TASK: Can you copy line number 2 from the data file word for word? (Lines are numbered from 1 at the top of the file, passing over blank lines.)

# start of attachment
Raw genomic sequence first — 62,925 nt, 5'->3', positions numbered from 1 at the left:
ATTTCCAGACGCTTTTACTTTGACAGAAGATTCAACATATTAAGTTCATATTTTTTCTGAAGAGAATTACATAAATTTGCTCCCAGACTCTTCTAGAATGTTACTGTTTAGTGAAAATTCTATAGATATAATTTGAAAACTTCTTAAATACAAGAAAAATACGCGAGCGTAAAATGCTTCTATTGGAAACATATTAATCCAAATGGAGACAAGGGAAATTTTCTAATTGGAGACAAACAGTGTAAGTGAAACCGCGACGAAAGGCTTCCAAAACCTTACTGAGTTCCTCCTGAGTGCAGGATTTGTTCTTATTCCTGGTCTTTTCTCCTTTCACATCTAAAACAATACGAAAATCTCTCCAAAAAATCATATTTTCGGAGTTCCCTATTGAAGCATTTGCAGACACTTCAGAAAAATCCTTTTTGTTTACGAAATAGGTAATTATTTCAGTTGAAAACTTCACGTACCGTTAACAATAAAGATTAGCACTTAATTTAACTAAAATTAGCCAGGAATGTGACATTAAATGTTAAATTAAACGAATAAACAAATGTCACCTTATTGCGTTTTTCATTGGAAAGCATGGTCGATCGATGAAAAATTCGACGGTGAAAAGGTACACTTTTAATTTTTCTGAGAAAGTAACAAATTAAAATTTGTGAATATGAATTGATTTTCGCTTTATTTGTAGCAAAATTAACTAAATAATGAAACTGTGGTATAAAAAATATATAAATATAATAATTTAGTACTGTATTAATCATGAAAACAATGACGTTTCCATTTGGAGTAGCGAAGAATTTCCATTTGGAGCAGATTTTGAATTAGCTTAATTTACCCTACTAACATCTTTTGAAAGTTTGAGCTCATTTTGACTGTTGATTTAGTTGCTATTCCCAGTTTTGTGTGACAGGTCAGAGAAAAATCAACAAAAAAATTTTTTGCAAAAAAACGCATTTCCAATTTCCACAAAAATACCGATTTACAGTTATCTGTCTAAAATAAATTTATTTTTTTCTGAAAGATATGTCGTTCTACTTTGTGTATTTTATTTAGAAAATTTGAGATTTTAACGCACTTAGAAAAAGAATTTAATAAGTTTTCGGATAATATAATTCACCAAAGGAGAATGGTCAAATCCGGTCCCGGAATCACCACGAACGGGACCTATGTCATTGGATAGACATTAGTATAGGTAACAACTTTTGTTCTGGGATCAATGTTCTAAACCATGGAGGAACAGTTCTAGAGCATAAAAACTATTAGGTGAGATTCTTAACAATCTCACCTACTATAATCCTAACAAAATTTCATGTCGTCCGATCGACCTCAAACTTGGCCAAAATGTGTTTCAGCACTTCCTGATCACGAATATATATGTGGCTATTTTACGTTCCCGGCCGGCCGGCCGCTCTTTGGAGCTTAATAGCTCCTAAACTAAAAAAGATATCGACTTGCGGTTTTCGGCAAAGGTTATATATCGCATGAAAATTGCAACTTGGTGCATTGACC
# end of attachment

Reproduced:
ATTTCCAGACGCTTTTACTTTGACAGAAGATTCAACATATTAAGTTCATATTTTTTCTGAAGAGAATTACATAAATTTGCTCCCAGACTCTTCTAGAATGTTACTGTTTAGTGAAAATTCTATAGATATAATTTGAAAACTTCTTAAATACAAGAAAAATACGCGAGCGTAAAATGCTTCTATTGGAAACATATTAATCCAAATGGAGACAAGGGAAATTTTCTAATTGGAGACAAACAGTGTAAGTGAAACCGCGACGAAAGGCTTCCAAAACCTTACTGAGTTCCTCCTGAGTGCAGGATTTGTTCTTATTCCTGGTCTTTTCTCCTTTCACATCTAAAACAATACGAAAATCTCTCCAAAAAATCATATTTTCGGAGTTCCCTATTGAAGCATTTGCAGACACTTCAGAAAAATCCTTTTTGTTTACGAAATAGGTAATTATTTCAGTTGAAAACTTCACGTACCGTTAACAATAAAGATTAGCACTTAATTTAACTAAAATTAGCCAGGAATGTGACATTAAATGTTAAATTAAACGAATAAACAAATGTCACCTTATTGCGTTTTTCATTGGAAAGCATGGTCGATCGATGAAAAATTCGACGGTGAAAAGGTACACTTTTAATTTTTCTGAGAAAGTAACAAATTAAAATTTGTGAATATGAATTGATTTTCGCTTTATTTGTAGCAAAATTAACTAAATAATGAAACTGTGGTATAAAAAATATATAAATATAATAATTTAGTACTGTATTAATCATGAAAACAATGACGTTTCCATTTGGAGTAGCGAAGAATTTCCATTTGGAGCAGATTTTGAATTAGCTTAATTTACCCTACTAACATCTTTTGAAAGTTTGAGCTCATTTTGACTGTTGATTTAGTTGCTATTCCCAGTTTTGTGTGACAGGTCAGAGAAAAATCAACAAAAAAATTTTTTGCAAAAAAACGCATTTCCAATTTCCACAAAAATACCGATTTACAGTTATCTGTCTAAAATAAATTTATTTTTTTCTGAAAGATATGTCGTTCTACTTTGTGTATTTTATTTAGAAAATTTGAGATTTTAACGCACTTAGAAAAAGAATTTAATAAGTTTTCGGATAATATAATTCACCAAAGGAGAATGGTCAAATCCGGTCCCGGAATCACCACGAACGGGACCTATGTCATTGGATAGACATTAGTATAGGTAACAACTTTTGTTCTGGGATCAATGTTCTAAACCATGGAGGAACAGTTCTAGAGCATAAAAACTATTAGGTGAGATTCTTAACAATCTCACCTACTATAATCCTAACAAAATTTCATGTCGTCCGATCGACCTCAAACTTGGCCAAAATGTGTTTCAGCACTTCCTGATCACGAATATATATGTGGCTATTTTACGTTCCCGGCCGGCCGGCCGCTCTTTGGAGCTTAATAGCTCCTAAACTAAAAAAGATATCGACTTGCGGTTTTCGGCAAAGGTTATATATCGCATGAAAATTGCAACTTGGTGCATTGACC